Taking a different attitude which is conveyed through the guide, their forays into unchartered territory have not just been about reaching the set destination but getting there while having loads of fun.

They open up vistas within a 30-km radius of the magnificent Sigiriya Rock, putting the spotlight on 109 sites with precise directions, including six detailed travel maps and six hand-drawn maps, 19 routes and eight cycling trails and there is no doubt that they have explored and experienced each and every site themselves.

“Aluth Oya, a palace buried deep in the forest; the one-size-fits-all stone beds of Garendigala, the moonscape of Eerigeoya Wewa; the irrigation wonder on the plateau of Nuwaragala Kanda; and the cycle trails that follow the Mahaweli waters as they irrigate the dry zone farmlands”………the list goes on and on.

Many are the places with steps and steep slopes the group has described more accessible to the young and muscular types but many are also the places they have thoughtfully included for those travelling with children and some who may not be too mobile.

It is not only their explorations and expeditions that they present as one flicks through ‘Sigiriya & Beyond’ but also expert views including ‘A Geological Note’ by Sigiriya Museum Keeper Kusumsiri Kodituwakku; ‘Elephants and Observing Elephants’ by Dr. Prithiviraj Fernando of the Centre for Conservation and Research; ‘Birds and Birding’ by Tara Wikramanayake of the Ceylon Bird Club; and ‘Sigiriya and the bambaras’ by a Specialist in Apiculture and Pollination Ecology, R.W.K. Punchihewa. And for those who wish to go beyond the printed word of the book, the research sources including Archaeological Department books and Archaeology Survey of Ceylon Annual Reports are also included.

What’s more, the team has ‘delved’ into archaeological sites to allow the uninitiated to make sense of what they see while issuing an alert about spotting ‘kalu boards’ the “classic black signboards” of the Archaeological Department giving pointers to official archaeological sites and also a gentle warning with regard to the “sadder aspects” of nidhan horu (temple looters). They urge visitors not to leave behind rubbish, even what we may think is biodegradable as “most biodegradable items take over a month to decompose”, being litter until then.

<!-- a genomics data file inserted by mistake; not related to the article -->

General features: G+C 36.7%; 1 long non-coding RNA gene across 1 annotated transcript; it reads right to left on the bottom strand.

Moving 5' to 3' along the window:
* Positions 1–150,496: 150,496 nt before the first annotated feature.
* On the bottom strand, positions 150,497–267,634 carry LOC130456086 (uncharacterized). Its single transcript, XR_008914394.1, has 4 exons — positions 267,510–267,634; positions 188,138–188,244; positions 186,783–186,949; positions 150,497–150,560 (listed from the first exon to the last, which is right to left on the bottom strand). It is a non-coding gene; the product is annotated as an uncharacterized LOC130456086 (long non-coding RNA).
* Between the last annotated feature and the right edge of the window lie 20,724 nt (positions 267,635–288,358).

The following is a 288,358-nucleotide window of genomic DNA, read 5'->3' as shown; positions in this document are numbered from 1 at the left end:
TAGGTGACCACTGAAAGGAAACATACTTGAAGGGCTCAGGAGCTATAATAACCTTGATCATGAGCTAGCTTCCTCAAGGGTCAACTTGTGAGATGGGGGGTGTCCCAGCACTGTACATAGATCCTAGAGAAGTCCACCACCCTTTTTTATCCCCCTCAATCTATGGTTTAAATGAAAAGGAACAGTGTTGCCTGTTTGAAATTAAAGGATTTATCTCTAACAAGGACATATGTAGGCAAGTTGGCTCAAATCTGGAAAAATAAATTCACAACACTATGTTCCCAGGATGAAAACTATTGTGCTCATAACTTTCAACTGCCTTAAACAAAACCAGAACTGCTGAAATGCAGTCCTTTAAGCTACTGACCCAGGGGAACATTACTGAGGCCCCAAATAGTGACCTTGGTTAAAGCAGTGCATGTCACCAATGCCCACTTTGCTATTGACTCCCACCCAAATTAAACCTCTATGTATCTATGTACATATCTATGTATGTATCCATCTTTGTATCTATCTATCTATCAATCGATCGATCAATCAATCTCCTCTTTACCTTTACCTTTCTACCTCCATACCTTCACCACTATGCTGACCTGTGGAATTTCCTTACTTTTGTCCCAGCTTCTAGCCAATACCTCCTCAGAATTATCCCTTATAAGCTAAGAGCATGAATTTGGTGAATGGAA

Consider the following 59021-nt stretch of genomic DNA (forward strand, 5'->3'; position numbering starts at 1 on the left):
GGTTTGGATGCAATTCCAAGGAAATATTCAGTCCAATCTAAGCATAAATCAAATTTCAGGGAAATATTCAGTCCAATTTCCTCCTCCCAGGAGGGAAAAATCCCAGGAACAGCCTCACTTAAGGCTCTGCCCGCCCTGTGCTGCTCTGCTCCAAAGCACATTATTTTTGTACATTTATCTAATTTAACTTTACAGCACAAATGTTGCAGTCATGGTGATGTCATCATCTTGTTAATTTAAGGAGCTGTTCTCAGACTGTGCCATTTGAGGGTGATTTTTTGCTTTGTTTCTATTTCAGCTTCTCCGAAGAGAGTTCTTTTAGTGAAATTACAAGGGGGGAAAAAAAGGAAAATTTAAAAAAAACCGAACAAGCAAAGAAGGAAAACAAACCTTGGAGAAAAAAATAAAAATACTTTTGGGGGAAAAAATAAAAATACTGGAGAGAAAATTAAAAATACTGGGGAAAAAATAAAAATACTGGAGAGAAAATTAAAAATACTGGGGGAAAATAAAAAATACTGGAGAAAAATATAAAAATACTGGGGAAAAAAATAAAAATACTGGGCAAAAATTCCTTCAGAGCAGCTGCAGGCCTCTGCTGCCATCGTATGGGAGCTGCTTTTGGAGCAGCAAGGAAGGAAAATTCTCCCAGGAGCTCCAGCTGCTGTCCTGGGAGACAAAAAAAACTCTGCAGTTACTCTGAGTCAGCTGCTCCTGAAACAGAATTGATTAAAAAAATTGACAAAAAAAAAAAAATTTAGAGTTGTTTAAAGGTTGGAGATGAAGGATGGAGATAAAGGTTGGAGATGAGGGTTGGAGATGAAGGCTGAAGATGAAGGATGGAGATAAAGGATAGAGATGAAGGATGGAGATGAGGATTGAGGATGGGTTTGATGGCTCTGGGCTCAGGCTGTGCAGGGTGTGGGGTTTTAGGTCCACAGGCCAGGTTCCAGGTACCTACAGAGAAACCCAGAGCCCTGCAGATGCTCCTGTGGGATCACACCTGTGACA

Another unique aspect of the guide is tips on taking ‘uncle bearing’ or picking the brains of people we may come across, be it three-wheeler drivers awaiting a hire at a small junction, men and women attending to their routine work or ever-willing children who will show the way to a remote site.

While the team suggests ‘must-ma-go’ places, the book is a ‘must-ma-read’. Even if one cannot get away from the routine that has become a rat race, glancing through ‘Sigiriya & Beyond’ and looking closely at the beautiful photographs will transport the readers through their mind’s eye to those idyllic sites.

Sigiriya summit: Five periods of buildings. Pic by Hiranya Malwatta

Yes (although quoted out of context from the book itself), “…..it helps us get to where we want to go; for another, it takes us to places we had never planned on visiting! It also provides hilarious communication experiences. It allows us to enter isolated areas without causing too much disturbance; to wander around the soul of Sri Lanka – the ‘just a village’; where the landmarks are a Bakmee tree, ‘Weere Aiya’s shop’ or ‘ape nana linda’ (our bathing well), where the post office is a tilting red box, women still carry clay pots on their hips and no one is in too much of a hurry to give you directions.”

As Neranjana says with conviction they have looked into the “very soul” of Sri Lanka and they are inviting us to do the same.
Sigiriya & Beyond’ is priced at Rs. 2,400 but is currently available at a discounted price of Rs. 1,800 until March 15. For more information, please contact e-mail: sigiriyaand beyond@gmail.com